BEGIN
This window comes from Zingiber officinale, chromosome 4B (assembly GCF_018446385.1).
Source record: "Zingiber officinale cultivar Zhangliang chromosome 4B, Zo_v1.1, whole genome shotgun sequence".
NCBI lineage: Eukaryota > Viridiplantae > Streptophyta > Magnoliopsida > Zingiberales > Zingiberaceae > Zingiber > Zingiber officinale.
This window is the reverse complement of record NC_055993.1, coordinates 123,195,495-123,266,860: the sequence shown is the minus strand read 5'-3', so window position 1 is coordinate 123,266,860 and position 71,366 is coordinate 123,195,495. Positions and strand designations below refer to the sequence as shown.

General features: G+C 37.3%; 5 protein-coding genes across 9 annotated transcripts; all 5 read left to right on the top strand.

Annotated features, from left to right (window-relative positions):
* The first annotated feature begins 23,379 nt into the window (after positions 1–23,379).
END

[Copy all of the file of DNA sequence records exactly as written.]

This window comes from Zingiber officinale, chromosome 4B (assembly GCF_018446385.1).
Source record: "Zingiber officinale cultivar Zhangliang chromosome 4B, Zo_v1.1, whole genome shotgun sequence".
NCBI lineage: Eukaryota > Viridiplantae > Streptophyta > Magnoliopsida > Zingiberales > Zingiberaceae > Zingiber > Zingiber officinale.
This window is the reverse complement of record NC_055993.1, coordinates 123,195,495-123,266,860: the sequence shown is the minus strand read 5'-3', so window position 1 is coordinate 123,266,860 and position 71,366 is coordinate 123,195,495. Positions and strand designations below refer to the sequence as shown.

General features: G+C 37.3%; 5 protein-coding genes across 9 annotated transcripts; all 5 read left to right on the top strand.

Annotated features, from left to right (window-relative positions):
* The first annotated feature begins 23,379 nt into the window (after positions 1–23,379).